We have previously measured the sliding distance of LacI on DNA in vivo and concluded that the transcription factor uses a combination of 3D diffusion in the cytoplasm and 1D diffusion on the DNA to speed up the search for the operator. We now dig deeper into the sliding mechanism to figure out more about how the TF slides on DNA. How fast is the sliding? Is it smooth or does it include frequent microscopic jumps (hopping)? What is the influence of multiple DNA binding domains allowing the TF to transfer between DNA strands and what is the effect of molecular crowding? Using Monte Carlo Simulations scheme to realize the search process for one or two operator sites, we try to define a physically reasonable sets of parameters for which the model can explain the observed in vivo measurements.
We find that non-specific binding to DNA is improbable at first contact and that the sliding LacI protein binds at high probability when reaching the operator. We also conclude that the contribution of hopping to the overall search speed is negligible although physically unavoidable and we see an unexpectedly high 1D diffusion constant on non-specific DNA sequences. Including a mechanism of inter-segment transfer between distant DNA segments does not bring down the 1D diffusion to the expected fraction of the in vitro value, suggesting a more complicated explanation than molecular crowding.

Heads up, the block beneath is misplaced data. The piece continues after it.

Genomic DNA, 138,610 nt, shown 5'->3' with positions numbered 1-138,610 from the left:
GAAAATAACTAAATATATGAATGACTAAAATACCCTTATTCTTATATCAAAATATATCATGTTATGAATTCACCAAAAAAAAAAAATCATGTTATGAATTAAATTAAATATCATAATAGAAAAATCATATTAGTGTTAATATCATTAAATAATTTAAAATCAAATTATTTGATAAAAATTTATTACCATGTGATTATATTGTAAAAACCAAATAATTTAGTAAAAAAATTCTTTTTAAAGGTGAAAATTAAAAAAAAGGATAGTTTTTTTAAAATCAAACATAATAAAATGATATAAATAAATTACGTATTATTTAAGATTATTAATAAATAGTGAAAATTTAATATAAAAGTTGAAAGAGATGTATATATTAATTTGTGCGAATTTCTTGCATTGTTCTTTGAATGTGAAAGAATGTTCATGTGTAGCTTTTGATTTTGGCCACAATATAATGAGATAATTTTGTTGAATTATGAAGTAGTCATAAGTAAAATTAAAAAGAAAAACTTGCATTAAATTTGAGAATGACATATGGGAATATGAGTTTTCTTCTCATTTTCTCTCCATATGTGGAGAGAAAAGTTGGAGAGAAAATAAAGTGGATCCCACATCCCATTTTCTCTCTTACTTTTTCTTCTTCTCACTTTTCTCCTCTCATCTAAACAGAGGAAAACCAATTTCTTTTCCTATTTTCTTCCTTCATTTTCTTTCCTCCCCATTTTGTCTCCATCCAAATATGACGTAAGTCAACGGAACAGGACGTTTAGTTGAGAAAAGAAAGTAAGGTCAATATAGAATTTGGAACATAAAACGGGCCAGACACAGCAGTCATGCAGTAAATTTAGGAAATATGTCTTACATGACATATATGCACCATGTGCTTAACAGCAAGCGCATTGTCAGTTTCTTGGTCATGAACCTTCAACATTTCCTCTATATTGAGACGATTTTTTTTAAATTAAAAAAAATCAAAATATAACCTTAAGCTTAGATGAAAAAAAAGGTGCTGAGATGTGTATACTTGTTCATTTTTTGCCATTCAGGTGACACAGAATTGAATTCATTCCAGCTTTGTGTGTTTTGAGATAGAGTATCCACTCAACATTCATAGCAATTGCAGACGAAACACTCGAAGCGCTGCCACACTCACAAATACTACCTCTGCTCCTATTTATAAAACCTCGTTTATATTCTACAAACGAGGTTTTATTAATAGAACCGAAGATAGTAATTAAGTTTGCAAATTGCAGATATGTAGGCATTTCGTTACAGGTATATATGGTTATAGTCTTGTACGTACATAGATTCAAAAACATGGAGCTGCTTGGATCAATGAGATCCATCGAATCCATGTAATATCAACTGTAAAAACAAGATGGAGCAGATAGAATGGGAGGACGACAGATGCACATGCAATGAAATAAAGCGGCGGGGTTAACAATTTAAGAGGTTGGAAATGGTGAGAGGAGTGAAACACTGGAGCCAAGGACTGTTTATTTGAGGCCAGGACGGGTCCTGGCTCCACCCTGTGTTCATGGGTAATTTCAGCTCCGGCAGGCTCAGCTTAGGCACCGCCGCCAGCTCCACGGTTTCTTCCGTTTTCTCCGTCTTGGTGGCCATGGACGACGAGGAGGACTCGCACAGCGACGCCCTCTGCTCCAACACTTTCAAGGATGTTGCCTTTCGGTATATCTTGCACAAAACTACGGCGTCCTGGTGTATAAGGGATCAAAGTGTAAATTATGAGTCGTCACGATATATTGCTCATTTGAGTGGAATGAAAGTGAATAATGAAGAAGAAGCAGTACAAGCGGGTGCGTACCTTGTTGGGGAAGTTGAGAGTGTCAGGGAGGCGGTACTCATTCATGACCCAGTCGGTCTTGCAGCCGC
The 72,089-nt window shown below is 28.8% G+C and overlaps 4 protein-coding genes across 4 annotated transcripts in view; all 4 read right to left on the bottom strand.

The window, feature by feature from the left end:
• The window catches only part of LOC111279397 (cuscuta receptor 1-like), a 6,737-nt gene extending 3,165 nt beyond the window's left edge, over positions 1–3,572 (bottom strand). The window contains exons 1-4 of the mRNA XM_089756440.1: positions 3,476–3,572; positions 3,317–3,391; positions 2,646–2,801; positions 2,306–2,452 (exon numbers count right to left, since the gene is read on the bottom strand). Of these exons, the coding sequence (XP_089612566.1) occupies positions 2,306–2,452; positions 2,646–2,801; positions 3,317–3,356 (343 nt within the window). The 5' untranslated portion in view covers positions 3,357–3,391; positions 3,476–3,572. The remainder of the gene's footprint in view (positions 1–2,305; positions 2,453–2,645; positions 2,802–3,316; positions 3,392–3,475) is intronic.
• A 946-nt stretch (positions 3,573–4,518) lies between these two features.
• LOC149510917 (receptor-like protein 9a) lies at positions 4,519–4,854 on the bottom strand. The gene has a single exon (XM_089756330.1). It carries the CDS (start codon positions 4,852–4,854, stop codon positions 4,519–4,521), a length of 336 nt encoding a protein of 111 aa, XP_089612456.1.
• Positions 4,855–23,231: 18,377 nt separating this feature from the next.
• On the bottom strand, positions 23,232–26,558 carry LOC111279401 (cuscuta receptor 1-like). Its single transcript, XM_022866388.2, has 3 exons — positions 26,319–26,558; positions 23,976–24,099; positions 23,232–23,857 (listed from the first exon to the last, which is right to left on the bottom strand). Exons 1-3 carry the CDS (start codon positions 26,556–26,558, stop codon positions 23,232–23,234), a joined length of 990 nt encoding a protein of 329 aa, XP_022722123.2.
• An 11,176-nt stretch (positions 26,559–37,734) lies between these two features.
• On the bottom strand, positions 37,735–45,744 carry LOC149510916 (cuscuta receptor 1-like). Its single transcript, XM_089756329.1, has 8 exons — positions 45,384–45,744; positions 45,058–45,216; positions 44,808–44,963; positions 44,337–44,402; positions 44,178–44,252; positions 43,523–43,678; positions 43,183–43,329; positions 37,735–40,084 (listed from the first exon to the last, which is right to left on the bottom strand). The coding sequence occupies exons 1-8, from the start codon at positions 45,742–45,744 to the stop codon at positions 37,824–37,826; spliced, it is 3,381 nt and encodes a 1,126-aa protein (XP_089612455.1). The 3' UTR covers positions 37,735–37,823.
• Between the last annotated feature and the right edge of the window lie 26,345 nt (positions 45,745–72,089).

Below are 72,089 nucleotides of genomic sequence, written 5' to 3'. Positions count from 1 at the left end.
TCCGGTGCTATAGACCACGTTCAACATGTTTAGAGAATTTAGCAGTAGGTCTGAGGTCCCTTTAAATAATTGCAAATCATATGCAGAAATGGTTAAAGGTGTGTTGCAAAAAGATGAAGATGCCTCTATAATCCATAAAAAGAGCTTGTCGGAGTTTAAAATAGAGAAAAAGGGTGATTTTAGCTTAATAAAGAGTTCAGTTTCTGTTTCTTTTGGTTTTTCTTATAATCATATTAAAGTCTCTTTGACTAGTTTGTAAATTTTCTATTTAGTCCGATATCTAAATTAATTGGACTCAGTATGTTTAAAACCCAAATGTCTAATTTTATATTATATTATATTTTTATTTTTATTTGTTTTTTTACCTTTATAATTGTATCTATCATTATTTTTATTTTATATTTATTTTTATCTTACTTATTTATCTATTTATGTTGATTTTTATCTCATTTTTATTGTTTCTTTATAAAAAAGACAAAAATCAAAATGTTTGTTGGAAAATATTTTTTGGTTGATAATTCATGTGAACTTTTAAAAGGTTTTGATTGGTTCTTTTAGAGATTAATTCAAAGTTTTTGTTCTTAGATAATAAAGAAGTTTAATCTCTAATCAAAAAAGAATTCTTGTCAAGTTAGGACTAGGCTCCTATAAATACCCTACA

Cartoon of the search process and the fundamental parameters involved in our model. Following dissociation the searching protein (green) can associate with rate ka to a nonspecific stretch of DNA (black) given that no other proteins (red) are in the way. Given a successful nonspecific association the protein may diffuse in 1D along the length of the DNA or perform intersegment transfer with rate kIST.
Check out the full publication in NAR